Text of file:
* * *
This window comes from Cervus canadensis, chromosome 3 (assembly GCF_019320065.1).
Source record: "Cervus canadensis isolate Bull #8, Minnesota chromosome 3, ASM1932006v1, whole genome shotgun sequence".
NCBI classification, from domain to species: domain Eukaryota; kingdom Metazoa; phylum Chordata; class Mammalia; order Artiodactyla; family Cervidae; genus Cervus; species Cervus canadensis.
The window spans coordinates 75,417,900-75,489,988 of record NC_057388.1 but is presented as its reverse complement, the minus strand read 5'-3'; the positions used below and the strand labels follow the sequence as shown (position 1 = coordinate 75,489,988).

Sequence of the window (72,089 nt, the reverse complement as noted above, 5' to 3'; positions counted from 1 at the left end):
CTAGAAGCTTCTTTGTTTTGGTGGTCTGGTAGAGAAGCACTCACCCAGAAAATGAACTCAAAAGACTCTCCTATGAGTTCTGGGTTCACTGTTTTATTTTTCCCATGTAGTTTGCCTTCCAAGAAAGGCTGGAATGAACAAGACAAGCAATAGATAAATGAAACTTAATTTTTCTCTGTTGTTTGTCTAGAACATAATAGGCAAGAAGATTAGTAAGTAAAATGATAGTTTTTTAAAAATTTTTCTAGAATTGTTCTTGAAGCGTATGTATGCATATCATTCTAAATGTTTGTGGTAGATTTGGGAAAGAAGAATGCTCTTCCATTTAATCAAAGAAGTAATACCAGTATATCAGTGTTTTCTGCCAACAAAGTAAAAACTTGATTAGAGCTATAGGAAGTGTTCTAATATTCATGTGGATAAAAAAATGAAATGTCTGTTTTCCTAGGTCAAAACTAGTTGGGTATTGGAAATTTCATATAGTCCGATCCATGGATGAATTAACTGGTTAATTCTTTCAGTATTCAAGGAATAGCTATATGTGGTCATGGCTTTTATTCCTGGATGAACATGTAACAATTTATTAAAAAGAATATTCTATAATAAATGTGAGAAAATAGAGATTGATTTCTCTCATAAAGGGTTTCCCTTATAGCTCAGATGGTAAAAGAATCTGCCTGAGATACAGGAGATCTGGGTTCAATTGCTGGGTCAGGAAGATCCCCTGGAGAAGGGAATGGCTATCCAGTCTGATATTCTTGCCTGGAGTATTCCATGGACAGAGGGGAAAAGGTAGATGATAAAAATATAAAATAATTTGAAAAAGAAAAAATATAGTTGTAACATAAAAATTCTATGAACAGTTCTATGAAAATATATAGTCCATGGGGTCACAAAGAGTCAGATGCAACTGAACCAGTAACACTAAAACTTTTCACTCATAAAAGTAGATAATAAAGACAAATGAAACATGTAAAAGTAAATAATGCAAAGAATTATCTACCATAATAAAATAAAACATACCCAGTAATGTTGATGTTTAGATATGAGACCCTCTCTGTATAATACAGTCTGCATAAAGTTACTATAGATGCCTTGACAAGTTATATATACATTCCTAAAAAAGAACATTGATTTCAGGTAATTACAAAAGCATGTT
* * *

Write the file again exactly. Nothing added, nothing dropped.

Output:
This window comes from Cervus canadensis, chromosome 3 (assembly GCF_019320065.1).
Source record: "Cervus canadensis isolate Bull #8, Minnesota chromosome 3, ASM1932006v1, whole genome shotgun sequence".
NCBI classification, from domain to species: domain Eukaryota; kingdom Metazoa; phylum Chordata; class Mammalia; order Artiodactyla; family Cervidae; genus Cervus; species Cervus canadensis.
The window spans coordinates 75,417,900-75,489,988 of record NC_057388.1 but is presented as its reverse complement, the minus strand read 5'-3'; the positions used below and the strand labels follow the sequence as shown (position 1 = coordinate 75,489,988).

Sequence of the window (72,089 nt, the reverse complement as noted above, 5' to 3'; positions counted from 1 at the left end):
CTAGAAGCTTCTTTGTTTTGGTGGTCTGGTAGAGAAGCACTCACCCAGAAAATGAACTCAAAAGACTCTCCTATGAGTTCTGGGTTCACTGTTTTATTTTTCCCATGTAGTTTGCCTTCCAAGAAAGGCTGGAATGAACAAGACAAGCAATAGATAAATGAAACTTAATTTTTCTCTGTTGTTTGTCTAGAACATAATAGGCAAGAAGATTAGTAAGTAAAATGATAGTTTTTTAAAAATTTTTCTAGAATTGTTCTTGAAGCGTATGTATGCATATCATTCTAAATGTTTGTGGTAGATTTGGGAAAGAAGAATGCTCTTCCATTTAATCAAAGAAGTAATACCAGTATATCAGTGTTTTCTGCCAACAAAGTAAAAACTTGATTAGAGCTATAGGAAGTGTTCTAATATTCATGTGGATAAAAAAATGAAATGTCTGTTTTCCTAGGTCAAAACTAGTTGGGTATTGGAAATTTCATATAGTCCGATCCATGGATGAATTAACTGGTTAATTCTTTCAGTATTCAAGGAATAGCTATATGTGGTCATGGCTTTTATTCCTGGATGAACATGTAACAATTTATTAAAAAGAATATTCTATAATAAATGTGAGAAAATAGAGATTGATTTCTCTCATAAAGGGTTTCCCTTATAGCTCAGATGGTAAAAGAATCTGCCTGAGATACAGGAGATCTGGGTTCAATTGCTGGGTCAGGAAGATCCCCTGGAGAAGGGAATGGCTATCCAGTCTGATATTCTTGCCTGGAGTATTCCATGGACAGAGGGGAAAAGGTAGATGATAAAAATATAAAATAATTTGAAAAAGAAAAAATATAGTTGTAACATAAAAATTCTATGAACAGTTCTATGAAAATATATAGTCCATGGGGTCACAAAGAGTCAGATGCAACTGAACCAGTAACACTAAAACTTTTCACTCATAAAAGTAGATAATAAAGACAAATGAAACATGTAAAAGTAAATAATGCAAAGAATTATCTACCATAATAAAATAAAACATACCCAGTAATGTTGATGTTTAGATATGAGACCCTCTCTGTATAATACAGTCTGCATAAAGTTACTATAGATGCCTTGACAAGTTATATATACATTCCTAAAAAAGAACATTGATTTCAGGTAATTACAAAAGCATGTT